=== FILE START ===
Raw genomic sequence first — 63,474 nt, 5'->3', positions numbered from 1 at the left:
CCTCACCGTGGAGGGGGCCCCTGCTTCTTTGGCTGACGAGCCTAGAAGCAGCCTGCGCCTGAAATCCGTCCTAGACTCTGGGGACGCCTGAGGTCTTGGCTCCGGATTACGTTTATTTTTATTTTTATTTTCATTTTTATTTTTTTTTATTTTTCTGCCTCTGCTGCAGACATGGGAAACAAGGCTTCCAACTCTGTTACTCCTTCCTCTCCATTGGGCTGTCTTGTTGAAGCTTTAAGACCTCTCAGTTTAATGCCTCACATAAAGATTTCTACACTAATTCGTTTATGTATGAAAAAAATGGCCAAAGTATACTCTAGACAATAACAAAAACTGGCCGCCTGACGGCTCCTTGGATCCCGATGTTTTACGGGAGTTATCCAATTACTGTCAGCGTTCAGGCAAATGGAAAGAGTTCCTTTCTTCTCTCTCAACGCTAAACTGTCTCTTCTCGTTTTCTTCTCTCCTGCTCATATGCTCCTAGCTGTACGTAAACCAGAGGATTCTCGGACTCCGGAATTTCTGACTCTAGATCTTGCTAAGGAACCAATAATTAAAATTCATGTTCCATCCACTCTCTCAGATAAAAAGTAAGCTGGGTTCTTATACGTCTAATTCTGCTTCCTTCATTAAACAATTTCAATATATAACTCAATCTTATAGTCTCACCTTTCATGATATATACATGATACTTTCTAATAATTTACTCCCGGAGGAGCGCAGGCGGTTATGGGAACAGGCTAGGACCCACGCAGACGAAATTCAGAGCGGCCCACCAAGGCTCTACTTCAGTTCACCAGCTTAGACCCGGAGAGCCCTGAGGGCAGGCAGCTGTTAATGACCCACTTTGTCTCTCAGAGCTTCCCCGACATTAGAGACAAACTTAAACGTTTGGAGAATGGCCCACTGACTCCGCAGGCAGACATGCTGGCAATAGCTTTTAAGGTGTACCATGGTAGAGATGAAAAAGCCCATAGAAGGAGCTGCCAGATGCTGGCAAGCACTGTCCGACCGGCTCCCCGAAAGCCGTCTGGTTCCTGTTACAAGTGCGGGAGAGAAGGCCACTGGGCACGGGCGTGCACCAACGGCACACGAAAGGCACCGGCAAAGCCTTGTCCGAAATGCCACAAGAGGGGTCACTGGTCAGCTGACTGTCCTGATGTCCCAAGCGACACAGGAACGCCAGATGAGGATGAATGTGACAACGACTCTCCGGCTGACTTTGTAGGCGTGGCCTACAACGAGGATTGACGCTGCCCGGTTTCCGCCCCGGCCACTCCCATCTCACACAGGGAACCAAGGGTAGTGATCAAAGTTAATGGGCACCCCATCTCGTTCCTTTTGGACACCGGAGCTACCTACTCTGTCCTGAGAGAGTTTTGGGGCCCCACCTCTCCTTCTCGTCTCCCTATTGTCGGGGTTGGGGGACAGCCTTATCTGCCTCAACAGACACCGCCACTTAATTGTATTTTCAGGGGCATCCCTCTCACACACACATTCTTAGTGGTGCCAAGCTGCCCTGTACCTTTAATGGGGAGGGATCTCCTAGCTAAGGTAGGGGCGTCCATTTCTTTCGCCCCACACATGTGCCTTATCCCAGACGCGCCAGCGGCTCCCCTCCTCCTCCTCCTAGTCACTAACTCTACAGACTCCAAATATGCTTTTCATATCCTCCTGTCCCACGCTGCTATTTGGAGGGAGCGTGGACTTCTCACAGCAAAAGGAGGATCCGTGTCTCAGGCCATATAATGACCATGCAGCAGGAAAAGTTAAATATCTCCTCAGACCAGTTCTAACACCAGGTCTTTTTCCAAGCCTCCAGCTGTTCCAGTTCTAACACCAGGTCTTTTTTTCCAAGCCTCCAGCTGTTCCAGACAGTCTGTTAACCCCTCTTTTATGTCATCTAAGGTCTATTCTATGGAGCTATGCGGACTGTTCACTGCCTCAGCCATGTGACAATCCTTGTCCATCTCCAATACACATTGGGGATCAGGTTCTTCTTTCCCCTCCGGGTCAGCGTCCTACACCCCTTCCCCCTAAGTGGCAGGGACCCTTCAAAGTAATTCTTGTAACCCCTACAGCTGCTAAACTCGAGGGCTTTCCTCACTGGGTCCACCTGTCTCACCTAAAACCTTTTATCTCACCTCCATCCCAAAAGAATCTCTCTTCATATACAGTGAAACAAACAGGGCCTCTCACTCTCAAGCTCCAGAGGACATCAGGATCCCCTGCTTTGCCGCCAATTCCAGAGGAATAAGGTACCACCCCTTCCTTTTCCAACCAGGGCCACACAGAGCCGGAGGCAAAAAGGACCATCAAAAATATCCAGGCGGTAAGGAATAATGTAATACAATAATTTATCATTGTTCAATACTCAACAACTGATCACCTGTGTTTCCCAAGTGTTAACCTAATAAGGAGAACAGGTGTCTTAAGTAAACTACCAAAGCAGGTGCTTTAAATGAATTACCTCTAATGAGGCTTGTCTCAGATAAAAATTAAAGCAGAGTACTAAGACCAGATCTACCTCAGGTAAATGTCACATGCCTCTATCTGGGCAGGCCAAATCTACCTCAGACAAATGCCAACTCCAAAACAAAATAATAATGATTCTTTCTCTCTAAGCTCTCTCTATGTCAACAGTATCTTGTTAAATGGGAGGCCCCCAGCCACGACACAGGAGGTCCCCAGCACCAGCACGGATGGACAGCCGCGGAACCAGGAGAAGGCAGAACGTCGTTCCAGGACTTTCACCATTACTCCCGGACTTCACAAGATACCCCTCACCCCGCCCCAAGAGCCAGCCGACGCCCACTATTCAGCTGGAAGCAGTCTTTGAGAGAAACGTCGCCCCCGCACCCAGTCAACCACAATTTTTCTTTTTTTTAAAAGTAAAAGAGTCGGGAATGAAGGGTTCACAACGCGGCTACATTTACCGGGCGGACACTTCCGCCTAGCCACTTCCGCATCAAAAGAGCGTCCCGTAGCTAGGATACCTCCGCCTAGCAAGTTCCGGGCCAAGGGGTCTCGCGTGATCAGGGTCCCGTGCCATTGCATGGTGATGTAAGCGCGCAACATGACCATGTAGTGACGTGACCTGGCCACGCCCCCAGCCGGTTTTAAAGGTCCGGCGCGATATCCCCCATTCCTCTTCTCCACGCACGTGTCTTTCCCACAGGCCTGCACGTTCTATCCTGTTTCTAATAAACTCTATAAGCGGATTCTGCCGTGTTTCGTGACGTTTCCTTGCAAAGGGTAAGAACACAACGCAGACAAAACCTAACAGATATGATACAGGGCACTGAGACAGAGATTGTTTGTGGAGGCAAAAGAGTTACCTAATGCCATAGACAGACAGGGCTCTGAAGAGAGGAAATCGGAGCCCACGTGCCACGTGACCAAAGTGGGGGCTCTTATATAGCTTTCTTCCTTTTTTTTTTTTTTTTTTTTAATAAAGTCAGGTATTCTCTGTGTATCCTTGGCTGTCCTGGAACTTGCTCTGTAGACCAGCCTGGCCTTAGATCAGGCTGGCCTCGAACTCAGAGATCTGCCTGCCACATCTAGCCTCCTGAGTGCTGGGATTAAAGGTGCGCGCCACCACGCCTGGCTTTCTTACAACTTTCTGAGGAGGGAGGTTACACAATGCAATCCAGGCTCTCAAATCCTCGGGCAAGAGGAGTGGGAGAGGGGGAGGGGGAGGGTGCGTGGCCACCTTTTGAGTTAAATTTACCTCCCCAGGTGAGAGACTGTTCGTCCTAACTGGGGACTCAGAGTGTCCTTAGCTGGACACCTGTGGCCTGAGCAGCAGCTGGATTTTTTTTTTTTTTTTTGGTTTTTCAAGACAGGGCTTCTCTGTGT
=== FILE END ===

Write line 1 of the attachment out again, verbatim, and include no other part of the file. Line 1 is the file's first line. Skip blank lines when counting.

Raw genomic sequence first — 63,474 nt, 5'->3', positions numbered from 1 at the left: